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Tuesday, February 12, 2013

In a world of complex technology only those with mastery will always find work – have you adapted your career plans?

As early as April 2001, Carayol & Firth wrote:
"Create and establish your own goals and your own road map for your own success."

" ... see your organisation as a temporary partner in your life but not the means and the end of it. Your company (employer) is a momentary co-creator with you of developments, growth, learning, fulfilment, meaning and wealth - not the source or benefactor of those crucial things. This mind-set, funnily enough, will reciprocate your organisation's real thoughts about you ..."

"The syndrome of employment as a ghost-marriage is a great danger to one's personal Voodoo. For better or worse, for richer or poorer, staff stay on and on, not daring to imagine, let alone attempt, the single life again. This slow paralysing of thought, innovation and empowerment wreaks havoc in time on any healthy organisational system - and on the personal system."
RenĂ© Carayol & David Firth, ‘Corporate Voodoo: Business Principles for Mavericks and Magicians’.

Richard Scase noted in his article ‘The Future for Business’ several years ago:

"Companies are being forced to reinvent their management cultures ..."

"In this emerging future business world, old textbook categories that separate the economics of large and small firms, different economic sectors and the importance of geographical location no longer apply. The core assets of companies cease to be their technologies and other tangible assets. Instead, the core competitive advantage of businesses is now intellectual capital; in other words, brain power."
To read the full article see: http://www.richardscase.com/articles?art=6

Lynda Gratton in her book ‘The Shift: The Future of Work is Already Here’ published in 2011 notes:

“In a world of more and more complex technology, it is the highly skilled employees, or what I will call those with mastery, who will always find work.”

Writing about the year 2025 she continues later, “With the emergence of mega-cities, instead of connected parts these suburbs are increasingly becoming slums. Far from claiming their own purpose and identity, these concentrated areas of ‘surplus humanity’ exhibit intense poverty and little direction. This disconnection has been exacerbated by vast urbanisation that has seen millions of people leave the land, hoping for a better life in the cities. As the slums around Mumbai or Johannesburg will attest, these hopes are rarely realised.”

The term ‘surplus humanity’ is jarring when first read but it should be noted that this quotation is taken from the ‘downside’ 2025 scenarios presented by Lynda Gratton in this ‘wake-up call’ book. It is clear that having a general skill in future will increasingly see one competing for employment with five billion equally capable people, as well as robots and computers. Therefore one will need to cultivate mastery – the ability to add value that no one else can match – in a series of fields over a career. A career that will likely span, not 35 years but up to 50 years, as life expectancy lengthens towards 100. Certainly the days of starting a first job with a corporation and leaving one’s career to the corporation to decide, then retiring on an adequate pension at 60 or 65 ended more than 20 years ago. Sadly many companies still see from their point of view the advantages of having employees think that that is still the contract, at the same time as corporations have no intention to return such ‘loyalty’. When it no longer suits the next quarter results to retain an employee, or indeed a whole division or business line an unceremonious parting will swiftly ensue.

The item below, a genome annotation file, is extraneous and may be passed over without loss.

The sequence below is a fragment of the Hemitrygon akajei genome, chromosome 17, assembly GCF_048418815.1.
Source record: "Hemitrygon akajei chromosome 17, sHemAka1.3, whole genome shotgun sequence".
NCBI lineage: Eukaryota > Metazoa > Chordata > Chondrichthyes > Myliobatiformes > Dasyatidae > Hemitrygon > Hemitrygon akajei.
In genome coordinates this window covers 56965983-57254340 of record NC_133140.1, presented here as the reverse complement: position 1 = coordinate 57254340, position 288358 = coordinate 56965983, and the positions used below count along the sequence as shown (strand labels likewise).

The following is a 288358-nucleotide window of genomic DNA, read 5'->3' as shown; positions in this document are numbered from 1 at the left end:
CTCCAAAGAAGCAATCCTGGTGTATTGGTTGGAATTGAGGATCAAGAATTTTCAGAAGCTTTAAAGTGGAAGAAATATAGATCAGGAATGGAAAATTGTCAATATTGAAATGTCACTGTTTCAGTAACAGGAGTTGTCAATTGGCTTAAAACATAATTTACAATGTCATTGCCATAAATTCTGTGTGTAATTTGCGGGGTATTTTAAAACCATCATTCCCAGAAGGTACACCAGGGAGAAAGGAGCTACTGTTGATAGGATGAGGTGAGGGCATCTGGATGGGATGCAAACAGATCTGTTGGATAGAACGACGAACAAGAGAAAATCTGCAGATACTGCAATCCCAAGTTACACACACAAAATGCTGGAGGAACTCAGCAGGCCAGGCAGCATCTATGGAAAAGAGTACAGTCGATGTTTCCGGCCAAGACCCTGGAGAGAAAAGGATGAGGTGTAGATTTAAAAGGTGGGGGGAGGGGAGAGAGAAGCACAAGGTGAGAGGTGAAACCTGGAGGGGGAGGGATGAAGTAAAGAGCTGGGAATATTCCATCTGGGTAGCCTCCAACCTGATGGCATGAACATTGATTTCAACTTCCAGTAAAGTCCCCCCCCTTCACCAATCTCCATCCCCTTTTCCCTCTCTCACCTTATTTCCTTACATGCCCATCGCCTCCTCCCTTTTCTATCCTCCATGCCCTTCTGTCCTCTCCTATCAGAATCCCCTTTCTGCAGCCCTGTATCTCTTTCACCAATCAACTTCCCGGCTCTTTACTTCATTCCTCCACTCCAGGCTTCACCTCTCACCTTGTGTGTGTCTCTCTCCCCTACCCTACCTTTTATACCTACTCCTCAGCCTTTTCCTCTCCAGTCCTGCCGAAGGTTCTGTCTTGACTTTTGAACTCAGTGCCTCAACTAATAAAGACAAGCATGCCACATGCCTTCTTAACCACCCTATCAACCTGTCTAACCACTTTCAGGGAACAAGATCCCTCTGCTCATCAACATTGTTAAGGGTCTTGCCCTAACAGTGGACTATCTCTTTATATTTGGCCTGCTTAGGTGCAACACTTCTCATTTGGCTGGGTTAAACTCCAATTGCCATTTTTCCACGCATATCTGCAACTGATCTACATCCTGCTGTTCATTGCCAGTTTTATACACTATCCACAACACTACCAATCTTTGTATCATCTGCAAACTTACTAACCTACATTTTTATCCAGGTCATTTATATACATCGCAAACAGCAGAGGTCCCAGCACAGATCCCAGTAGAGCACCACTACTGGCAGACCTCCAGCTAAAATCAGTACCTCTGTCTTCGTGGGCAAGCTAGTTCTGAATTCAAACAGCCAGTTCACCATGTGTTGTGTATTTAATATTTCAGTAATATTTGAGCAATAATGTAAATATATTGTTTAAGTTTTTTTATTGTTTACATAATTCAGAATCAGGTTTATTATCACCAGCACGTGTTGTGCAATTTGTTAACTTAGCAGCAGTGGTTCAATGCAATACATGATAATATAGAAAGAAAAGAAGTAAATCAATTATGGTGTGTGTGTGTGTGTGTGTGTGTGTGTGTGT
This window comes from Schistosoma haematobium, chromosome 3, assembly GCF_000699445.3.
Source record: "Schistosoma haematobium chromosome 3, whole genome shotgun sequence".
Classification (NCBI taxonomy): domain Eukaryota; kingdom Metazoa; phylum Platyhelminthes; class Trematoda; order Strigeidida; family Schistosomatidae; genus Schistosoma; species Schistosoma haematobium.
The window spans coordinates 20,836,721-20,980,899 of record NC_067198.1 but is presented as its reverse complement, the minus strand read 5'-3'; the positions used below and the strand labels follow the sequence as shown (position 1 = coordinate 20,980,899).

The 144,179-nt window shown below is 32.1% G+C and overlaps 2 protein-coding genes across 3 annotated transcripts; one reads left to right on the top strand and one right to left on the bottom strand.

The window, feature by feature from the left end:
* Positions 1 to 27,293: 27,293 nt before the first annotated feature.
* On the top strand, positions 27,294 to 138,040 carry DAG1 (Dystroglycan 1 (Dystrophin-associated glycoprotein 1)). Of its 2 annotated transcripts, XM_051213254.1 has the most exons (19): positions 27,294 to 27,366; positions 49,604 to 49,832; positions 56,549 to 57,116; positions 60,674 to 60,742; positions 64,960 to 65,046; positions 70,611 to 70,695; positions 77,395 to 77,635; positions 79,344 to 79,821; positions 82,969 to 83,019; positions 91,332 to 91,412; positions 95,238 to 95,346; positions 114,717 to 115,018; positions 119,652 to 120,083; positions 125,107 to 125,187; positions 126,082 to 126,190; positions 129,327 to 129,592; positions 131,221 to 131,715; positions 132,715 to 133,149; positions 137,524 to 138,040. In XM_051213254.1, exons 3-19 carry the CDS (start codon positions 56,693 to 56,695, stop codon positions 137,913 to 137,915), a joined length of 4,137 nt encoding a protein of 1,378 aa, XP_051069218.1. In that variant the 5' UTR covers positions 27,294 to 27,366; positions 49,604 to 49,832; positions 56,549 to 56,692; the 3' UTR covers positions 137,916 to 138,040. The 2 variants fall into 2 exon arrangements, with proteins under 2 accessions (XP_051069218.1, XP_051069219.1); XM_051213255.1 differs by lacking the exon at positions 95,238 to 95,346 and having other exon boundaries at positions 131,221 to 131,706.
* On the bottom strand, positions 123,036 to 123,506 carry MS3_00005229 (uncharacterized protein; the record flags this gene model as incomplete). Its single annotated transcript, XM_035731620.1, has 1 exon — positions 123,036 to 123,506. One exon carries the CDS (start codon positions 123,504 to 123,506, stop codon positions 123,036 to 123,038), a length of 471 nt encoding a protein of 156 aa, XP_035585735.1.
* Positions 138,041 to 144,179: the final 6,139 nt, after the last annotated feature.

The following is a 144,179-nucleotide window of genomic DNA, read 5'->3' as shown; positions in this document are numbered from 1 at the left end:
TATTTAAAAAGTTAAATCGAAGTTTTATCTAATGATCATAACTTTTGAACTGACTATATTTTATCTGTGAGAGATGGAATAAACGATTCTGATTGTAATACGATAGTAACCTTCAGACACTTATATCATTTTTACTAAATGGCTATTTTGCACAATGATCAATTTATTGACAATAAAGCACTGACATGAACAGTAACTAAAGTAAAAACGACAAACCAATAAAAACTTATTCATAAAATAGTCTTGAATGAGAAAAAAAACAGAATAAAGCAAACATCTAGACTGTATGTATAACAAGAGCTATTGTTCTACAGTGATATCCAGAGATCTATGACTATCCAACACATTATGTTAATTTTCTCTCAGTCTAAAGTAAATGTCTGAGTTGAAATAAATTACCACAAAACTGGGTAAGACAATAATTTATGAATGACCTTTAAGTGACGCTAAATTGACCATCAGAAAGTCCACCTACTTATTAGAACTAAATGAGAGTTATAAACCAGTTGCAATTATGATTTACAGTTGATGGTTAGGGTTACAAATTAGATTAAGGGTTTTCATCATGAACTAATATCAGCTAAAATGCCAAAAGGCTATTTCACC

‘The Shift’ is a book well worth reading if you do not intend to leave your future, and the future of those you care about, entirely in the hands of others and the forces that will shape work in the future. Those forces, as listed by Lynda Gratton are; (a) the needs of a low carbon economy and finite energy resources, (b) rapid advances in technology, (c) profound changes in longevity and demography, and (d) important societal changes. The book gives the reader an opportunity to imagine what a work-day in 2025 could be like, and some guidance as to how one may prepare to ensure the outcome is positive rather than negative. See: http://www.lyndagratton.com

William Gibson was inspired in 1993 when he said, “The future is already here — it's just not very evenly distributed.”

It behoves us to look around, see what is already happening and position ourselves and those we care about to ensure the best possible future outcome.


BarrettWells
info@t3plimited.com